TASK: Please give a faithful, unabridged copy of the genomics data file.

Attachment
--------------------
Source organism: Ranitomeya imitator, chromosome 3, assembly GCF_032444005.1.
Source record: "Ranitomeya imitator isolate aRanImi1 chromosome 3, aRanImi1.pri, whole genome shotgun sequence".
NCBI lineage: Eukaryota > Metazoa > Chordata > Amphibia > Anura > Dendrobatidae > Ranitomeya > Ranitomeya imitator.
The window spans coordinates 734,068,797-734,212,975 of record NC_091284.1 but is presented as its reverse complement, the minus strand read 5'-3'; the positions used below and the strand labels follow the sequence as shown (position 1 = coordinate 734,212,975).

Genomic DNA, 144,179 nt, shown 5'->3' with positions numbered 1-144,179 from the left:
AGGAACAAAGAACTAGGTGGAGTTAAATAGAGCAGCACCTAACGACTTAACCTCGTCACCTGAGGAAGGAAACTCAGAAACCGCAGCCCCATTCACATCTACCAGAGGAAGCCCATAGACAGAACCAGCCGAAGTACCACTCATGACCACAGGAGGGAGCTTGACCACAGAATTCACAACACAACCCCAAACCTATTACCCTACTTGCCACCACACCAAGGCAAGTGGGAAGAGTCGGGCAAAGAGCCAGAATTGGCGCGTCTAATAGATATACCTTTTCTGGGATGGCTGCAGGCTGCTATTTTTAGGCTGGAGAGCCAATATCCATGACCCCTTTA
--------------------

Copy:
Source organism: Ranitomeya imitator, chromosome 3, assembly GCF_032444005.1.
Source record: "Ranitomeya imitator isolate aRanImi1 chromosome 3, aRanImi1.pri, whole genome shotgun sequence".
NCBI lineage: Eukaryota > Metazoa > Chordata > Amphibia > Anura > Dendrobatidae > Ranitomeya > Ranitomeya imitator.
The window spans coordinates 734,068,797-734,212,975 of record NC_091284.1 but is presented as its reverse complement, the minus strand read 5'-3'; the positions used below and the strand labels follow the sequence as shown (position 1 = coordinate 734,212,975).

Genomic DNA, 144,179 nt, shown 5'->3' with positions numbered 1-144,179 from the left:
AGGAACAAAGAACTAGGTGGAGTTAAATAGAGCAGCACCTAACGACTTAACCTCGTCACCTGAGGAAGGAAACTCAGAAACCGCAGCCCCATTCACATCTACCAGAGGAAGCCCATAGACAGAACCAGCCGAAGTACCACTCATGACCACAGGAGGGAGCTTGACCACAGAATTCACAACACAACCCCAAACCTATTACCCTACTTGCCACCACACCAAGGCAAGTGGGAAGAGTCGGGCAAAGAGCCAGAATTGGCGCGTCTAATAGATATACCTTTTCTGGGATGGCTGCAGGCTGCTATTTTTAGGCTGGAGAGCCAATATCCATGACCCCTTTA